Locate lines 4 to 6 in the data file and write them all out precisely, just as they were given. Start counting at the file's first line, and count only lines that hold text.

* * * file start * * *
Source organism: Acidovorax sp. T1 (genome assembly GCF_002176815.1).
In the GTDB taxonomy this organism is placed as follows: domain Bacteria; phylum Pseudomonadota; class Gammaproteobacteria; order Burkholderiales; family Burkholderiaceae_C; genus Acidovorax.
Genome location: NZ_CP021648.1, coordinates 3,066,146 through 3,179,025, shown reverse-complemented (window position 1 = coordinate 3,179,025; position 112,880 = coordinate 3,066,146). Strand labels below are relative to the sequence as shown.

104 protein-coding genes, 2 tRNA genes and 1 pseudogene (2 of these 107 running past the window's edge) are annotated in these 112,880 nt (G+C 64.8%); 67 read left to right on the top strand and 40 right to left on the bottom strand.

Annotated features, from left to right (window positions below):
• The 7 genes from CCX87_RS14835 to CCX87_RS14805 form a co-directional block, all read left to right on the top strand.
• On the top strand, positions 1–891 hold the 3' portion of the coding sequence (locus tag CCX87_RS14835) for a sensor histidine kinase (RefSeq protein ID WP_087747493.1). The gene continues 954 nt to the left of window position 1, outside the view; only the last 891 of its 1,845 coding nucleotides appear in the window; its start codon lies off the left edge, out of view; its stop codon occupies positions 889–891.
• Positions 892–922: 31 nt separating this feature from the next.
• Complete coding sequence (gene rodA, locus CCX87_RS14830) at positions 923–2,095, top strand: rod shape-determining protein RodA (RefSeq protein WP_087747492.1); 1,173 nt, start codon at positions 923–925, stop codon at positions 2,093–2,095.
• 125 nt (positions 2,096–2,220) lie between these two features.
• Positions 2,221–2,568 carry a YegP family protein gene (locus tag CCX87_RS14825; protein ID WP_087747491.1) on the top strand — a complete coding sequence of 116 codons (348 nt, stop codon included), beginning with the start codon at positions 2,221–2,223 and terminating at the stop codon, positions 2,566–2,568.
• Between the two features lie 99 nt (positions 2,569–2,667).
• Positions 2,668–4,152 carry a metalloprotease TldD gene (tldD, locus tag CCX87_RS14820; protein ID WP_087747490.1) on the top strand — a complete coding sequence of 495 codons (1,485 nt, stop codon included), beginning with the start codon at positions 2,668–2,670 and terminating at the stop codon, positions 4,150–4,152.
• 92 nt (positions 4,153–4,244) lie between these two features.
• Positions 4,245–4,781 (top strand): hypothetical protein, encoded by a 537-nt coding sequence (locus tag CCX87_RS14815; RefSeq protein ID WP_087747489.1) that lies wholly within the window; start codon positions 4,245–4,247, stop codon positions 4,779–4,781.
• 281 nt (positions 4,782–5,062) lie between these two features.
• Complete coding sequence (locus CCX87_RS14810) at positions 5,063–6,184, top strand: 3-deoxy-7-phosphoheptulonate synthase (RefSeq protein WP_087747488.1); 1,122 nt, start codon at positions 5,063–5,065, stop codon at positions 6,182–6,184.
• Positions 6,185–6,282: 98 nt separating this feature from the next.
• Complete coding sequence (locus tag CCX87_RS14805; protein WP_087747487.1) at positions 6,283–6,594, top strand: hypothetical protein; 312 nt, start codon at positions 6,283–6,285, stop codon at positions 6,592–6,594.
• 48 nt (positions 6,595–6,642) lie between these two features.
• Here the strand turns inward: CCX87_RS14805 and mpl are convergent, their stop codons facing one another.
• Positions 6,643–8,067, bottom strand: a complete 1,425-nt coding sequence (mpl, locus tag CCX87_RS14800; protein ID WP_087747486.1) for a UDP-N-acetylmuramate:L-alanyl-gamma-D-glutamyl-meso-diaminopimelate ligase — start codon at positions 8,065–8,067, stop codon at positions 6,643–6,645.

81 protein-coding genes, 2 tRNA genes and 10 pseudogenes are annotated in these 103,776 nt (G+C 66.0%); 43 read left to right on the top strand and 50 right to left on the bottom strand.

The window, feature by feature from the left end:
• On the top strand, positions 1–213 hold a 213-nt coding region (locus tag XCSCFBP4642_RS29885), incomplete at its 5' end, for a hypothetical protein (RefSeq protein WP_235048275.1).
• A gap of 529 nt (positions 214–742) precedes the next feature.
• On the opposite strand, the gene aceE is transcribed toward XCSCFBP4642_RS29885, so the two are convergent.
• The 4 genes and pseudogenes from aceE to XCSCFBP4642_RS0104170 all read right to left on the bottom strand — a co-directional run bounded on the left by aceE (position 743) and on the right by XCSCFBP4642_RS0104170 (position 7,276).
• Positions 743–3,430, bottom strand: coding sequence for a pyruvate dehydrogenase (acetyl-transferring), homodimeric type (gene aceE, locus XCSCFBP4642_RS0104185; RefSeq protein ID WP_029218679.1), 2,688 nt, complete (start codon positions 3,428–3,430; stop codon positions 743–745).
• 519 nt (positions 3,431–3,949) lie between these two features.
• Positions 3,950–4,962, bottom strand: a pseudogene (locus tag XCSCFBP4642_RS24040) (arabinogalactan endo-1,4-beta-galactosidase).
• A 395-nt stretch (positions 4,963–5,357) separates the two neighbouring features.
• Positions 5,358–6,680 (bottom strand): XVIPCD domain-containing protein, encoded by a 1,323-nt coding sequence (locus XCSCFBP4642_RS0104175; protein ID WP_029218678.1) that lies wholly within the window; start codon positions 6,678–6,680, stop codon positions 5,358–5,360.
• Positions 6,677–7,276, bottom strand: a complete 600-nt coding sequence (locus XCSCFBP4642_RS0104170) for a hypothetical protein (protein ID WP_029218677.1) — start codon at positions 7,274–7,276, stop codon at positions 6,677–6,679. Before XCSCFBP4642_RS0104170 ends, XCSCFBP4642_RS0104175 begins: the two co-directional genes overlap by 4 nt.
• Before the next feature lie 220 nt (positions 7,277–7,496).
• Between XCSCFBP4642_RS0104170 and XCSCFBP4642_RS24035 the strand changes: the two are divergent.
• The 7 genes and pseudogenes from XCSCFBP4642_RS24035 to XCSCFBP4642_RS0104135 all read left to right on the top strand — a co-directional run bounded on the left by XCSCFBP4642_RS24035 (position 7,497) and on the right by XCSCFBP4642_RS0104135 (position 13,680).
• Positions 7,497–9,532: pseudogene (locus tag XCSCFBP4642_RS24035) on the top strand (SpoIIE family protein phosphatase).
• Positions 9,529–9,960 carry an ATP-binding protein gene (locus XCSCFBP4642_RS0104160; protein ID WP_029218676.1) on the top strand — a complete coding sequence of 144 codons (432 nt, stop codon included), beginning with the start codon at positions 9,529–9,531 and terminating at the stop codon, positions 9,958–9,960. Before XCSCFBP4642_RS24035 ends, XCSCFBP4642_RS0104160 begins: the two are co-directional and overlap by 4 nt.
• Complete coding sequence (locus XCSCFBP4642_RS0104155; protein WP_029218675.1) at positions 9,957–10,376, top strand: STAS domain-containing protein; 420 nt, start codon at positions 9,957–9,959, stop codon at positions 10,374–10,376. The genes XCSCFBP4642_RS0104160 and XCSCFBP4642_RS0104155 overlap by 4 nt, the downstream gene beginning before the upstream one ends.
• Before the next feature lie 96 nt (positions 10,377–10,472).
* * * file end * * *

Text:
104 protein-coding genes, 2 tRNA genes and 1 pseudogene (2 of these 107 running past the window's edge) are annotated in these 112,880 nt (G+C 64.8%); 67 read left to right on the top strand and 40 right to left on the bottom strand.

Annotated features, from left to right (window positions below):
• The 7 genes from CCX87_RS14835 to CCX87_RS14805 form a co-directional block, all read left to right on the top strand.